Maxine Sullivan

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Maxine Sullivan
Maxine Sullivan.jpg
Sullivan at the Village Jazz Lounge in Walt Disney World, 1975
Background information
Birth name Marietta Williams
Born (1911-05-13)May 13, 1911
Homestead, Pennsylvania
Died April 7, 1987(1987-04-07) (aged 75)
New York City, New York
Genres Jazz, swing

Maxine Sullivan (May 13, 1911 – April 7, 1987),[1] born Marietta Williams in Homestead, Pennsylvania, was an American jazz vocalist and performer.

As a vocalist, Maxine Sullivan was active for half a century, from the mid-1930s to just before her death in 1987. She is best known for her 1937 recording of a swing version of the Scottish folk song "Loch Lomond". Throughout her career, Sullivan also appeared as a performer on film as well as on stage. A precursor to better-known later vocalists such as Ella Fitzgerald, Billie Holiday, and Sarah Vaughan, Maxine Sullivan is considered one of the best jazz vocalists of the 1930s.[2]

Career[edit]

Sullivan began her music career singing in her uncle's band, The Red Hot Peppers, in her native Pennsylvania, in which she occasionally played the flugelhorn and the valve trombone, in addition to singing.[3] In the mid-1930s she was discovered by Gladys Mosier (then working in Ina Ray Hutton's big band). Mosier introduced her to Claude Thornhill, which led to her first recordings made in June 1937. Shortly thereafter, Sullivan became a featured vocalist at the Onyx Club in New York.[4] During this period, she began forming a professional and close personal relationship with bassist John Kirby, who became her second husband in 1938.

A photo of Maxine Sullivan in Village Vanguard, NYC around March 1947
Sullivan in 1947

Early sessions with Kirby in 1937 yielded a hit recording of a swing version of the Scottish folk song "Loch Lomond" featuring Sullivan on vocals.[5] This early success "branded" Sullivan's style, leading her to sing similar swing arrangements of traditional folk tunes mostly arranged by pianist Claude Thornhill, such as "If I Had a Ribbon Bow" and "I Dream of Jeanie".[6] Her early popularity also led to a brief appearance in the movie Going Places with Louis Armstrong.

In 1940, Sullivan and Kirby were featured on the radio program Flow Gently Sweet Rhythm, making them the first black jazz stars to have their own weekly radio series.[7] During the 1940s Sullivan then performed with a wide range of bands, including her husband's sextet and groups headed by Teddy Wilson, Benny Carter, and Jimmie Lunceford. Sullivan performed at many of New York's hottest jazz spots such as the Ruban Bleu, the Village Vanguard, the Blue Angel, and the Penthouse.[5] In 1949, Sullivan appeared on the short-lived CBS Television series Uptown Jubilee.

In 1956, Sullivan shifted from her earlier style and recorded the album A Tribute to Andy Razaf. Originally on the Period record label, A Tribute to Andy Razaf featured Sullivan's interpretations of a dozen tunes featuring the lyrics of the poet and lyricist Andy Razaf. The album also highlighted the music of Fats Waller, including versions of "Keepin' Out of Mischief Now", "How Can You Face Me?", "My Fate Is in Your Hands", "Honeysuckle Rose", "Ain't Misbehavin'", and "Blue Turning Grey Over You". Sullivan was joined by a sextet that was reminiscent of John Kirby's group of 15 years prior, including trumpeter Charlie Shavers and clarinetist Buster Bailey. In 1953 Sullivan starred in the play, Take a Giant Step.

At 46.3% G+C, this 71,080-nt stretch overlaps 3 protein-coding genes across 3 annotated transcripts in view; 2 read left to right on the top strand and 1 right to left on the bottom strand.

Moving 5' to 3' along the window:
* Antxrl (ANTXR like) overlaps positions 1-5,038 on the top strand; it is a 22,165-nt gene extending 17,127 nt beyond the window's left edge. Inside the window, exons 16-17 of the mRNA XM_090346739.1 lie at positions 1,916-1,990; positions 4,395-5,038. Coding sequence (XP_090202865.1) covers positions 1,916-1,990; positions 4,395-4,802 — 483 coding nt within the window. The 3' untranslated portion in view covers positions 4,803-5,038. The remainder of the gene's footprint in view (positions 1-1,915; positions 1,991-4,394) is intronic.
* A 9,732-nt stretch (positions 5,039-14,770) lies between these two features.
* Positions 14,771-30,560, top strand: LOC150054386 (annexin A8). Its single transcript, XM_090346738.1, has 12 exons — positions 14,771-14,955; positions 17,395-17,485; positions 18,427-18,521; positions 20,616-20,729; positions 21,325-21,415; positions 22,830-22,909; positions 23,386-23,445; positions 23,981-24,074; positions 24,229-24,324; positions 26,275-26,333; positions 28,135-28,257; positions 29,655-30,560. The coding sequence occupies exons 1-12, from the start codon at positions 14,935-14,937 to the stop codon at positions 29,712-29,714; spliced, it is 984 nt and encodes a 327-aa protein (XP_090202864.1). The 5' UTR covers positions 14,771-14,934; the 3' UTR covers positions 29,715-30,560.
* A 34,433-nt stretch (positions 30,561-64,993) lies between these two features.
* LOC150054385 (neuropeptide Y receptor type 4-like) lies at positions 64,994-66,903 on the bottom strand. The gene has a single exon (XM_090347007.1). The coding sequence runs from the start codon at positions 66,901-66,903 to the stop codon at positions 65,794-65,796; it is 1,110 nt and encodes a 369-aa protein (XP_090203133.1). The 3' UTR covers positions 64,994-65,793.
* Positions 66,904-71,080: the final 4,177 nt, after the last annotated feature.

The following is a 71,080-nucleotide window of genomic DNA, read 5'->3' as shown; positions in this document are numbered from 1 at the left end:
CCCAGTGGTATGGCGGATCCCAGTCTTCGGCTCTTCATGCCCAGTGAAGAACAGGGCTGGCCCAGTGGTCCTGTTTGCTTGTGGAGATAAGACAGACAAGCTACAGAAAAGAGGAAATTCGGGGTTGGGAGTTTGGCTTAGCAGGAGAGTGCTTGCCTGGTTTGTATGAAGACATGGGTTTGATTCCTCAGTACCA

From 1958 to 1966, Sullivan began working as a nurse and raising her children, which consumed most of her time. Her music career did not reassert itself until 1966, when she began performing in jazz festivals alongside her fourth husband, Cliff Jackson, who can be heard on the 1966 live recording of Sullivan's performance at the Manassas Jazz Festival.

Sullivan continued to perform throughout the 1960s and 1970s, and produced an output of recordings during the 1980s despite being over 70 years old. She was nominated for the 1979 Tony Award for Featured Actress in a Musical for her role in My Old Friends. She participated in a documentary film portrait, Maxine Sullivan: Love to Be in Love,[8] shortly before her death.

Personal life[edit]

Sullivan married four times; her second husband was the band leader John Kirby (married 1938, divorced 1941), while her fourth husband, whom she married in 1950, was the stride pianist Cliff Jackson, who died in 1970. She had two children, Orville Williams (b. 1928)[9] and Paula Morris. [1][2]

Death[edit]

Maxine Sullivan died aged 75 in 1987 in New York after suffering a seizure.[1] She was posthumously inducted into the Big Band and Jazz Hall of Fame in 1998.

Discography[edit]

Film and television credits[edit]

Theater credits[edit]

References[edit]

  1. ^ a b Yanow, Scott. "Maxine Sullivan - Music Biography, Credits and Discography". AllMusic. Retrieved 2013-03-12. 
  2. ^ Will Friedwald, "A Biographical Guide to the Great Jazz and Pop Singers," 64 (2010).
  3. ^ Linda Dahl, "Stormy Weather: The Music and Lives of a Century of Jazzwomen," 133, (1995).
  4. ^ Arnold Shaw, "The Street that Never Slept: New York's Fabled 52nd St." 93 (1971).
  5. ^ a b Ebony, Vol. 29, No. 9, 138
  6. ^ Richard Cook, Brian Morton, "The Penguin Guide to Jazz on CD", 1516 (2004).
  7. ^ "Jazz Vocalist Biography - Maxine Sullivan". Swingmusic.net. Retrieved 2013-03-12. 
  8. ^ "Maxine Sullivan: Love to Be in Love » Jezebel Productions". Jezebel.org. Retrieved 2013-03-12. 
  9. ^ Jet magazine Vol. VII No.3, p. 57, 25 November 1954. Johnson Publications.
  10. ^ Period Records, RL 1909

External links[edit]